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So Europe, how's that green energy thing working out?

sawyerloggingon

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All I hear is how Europe is so green with all its solar and wind power but apparently that is not meeting their needs and they are buying US coal. Something is rotten in the state of Denmark. :lol:

"European utilities’ preference for burning coal to generate electricity is pushing up carbon emissions even after the region invested twice as much in renewable energy as the U.S. since 2004. In Europe, gas costs three times as much as in the U.S., cutting competitiveness at industrial users such as Germany’s BASF SE (BAS), the world’s largest chemical maker."

Gas Golden Age Darkens in Europe on U.S. Coal: Energy Markets - Bloomberg
 

Rainman05

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All I hear is how Europe is so green with all its solar and wind power but apparently that is not meeting their needs and they are buying US coal. Something is rotten in the state of Denmark. :lol:

"European utilities’ preference for burning coal to generate electricity is pushing up carbon emissions even after the region invested twice as much in renewable energy as the U.S. since 2004. In Europe, gas costs three times as much as in the U.S., cutting competitiveness at industrial users such as Germany’s BASF SE (BAS), the world’s largest chemical maker."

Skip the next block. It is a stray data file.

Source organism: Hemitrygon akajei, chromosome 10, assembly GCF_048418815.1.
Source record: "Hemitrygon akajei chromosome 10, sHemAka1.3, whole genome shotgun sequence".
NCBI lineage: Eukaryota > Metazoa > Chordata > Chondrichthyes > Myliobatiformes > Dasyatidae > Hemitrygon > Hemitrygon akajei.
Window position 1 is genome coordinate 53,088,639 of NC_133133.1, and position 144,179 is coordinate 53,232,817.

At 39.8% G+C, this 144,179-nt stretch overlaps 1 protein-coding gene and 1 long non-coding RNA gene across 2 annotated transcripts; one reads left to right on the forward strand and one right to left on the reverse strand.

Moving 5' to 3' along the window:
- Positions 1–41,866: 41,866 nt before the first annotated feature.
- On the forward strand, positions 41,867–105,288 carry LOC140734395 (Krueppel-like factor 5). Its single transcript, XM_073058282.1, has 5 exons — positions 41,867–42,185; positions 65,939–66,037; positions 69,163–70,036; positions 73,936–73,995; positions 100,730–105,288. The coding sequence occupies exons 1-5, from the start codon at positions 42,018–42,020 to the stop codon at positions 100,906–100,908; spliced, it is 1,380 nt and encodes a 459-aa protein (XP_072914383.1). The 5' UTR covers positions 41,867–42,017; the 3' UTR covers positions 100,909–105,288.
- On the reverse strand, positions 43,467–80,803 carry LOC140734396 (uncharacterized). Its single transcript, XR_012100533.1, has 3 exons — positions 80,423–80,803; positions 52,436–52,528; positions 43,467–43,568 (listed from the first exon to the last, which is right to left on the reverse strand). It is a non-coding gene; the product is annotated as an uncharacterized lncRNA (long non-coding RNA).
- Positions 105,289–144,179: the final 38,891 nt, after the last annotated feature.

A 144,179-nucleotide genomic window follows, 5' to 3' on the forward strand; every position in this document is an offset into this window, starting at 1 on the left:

Gas Golden Age Darkens in Europe on U.S. Coal: Energy Markets - Bloomberg

The US actually has more green energy %-wise in terms of national production than the mean average in Europe. That is, if you disconsider nuclear energy as green energy, which most ppl do.

This is because some countries, like Norway, Iceland, Sweden, Finalnd have between 40-50% of their energy requirements met by green energy while countries like Germany, France and the UK slug around 5-12% at best, and these are the most populated countries in the EU and hence, the ones that consume the most energy.

As for Denmark itself... i don't know enough of Denmark in particular to know why this is happening, but they are going on with the green energy program and are actually above the european average. Just because ALL energy requirements' are not met by green energy production, doesn't mean that green energy is bad or that it failed. And just because they have to import energy sources from the USA doesn't mean that green energy has failed. I think Denmark only produces 25% of it's energy from green sources... so it needs to cover the remaining 75% from elsewhere. And coal is a viable option.
 

sawyerloggingon

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The US actually has more green energy %-wise in terms of national production than the mean average in Europe. That is, if you disconsider nuclear energy as green energy, which most ppl do.

This is because some countries, like Norway, Iceland, Sweden, Finalnd have between 40-50% of their energy requirements met by green energy while countries like Germany, France and the UK slug around 5-12% at best, and these are the most populated countries in the EU and hence, the ones that consume the most energy.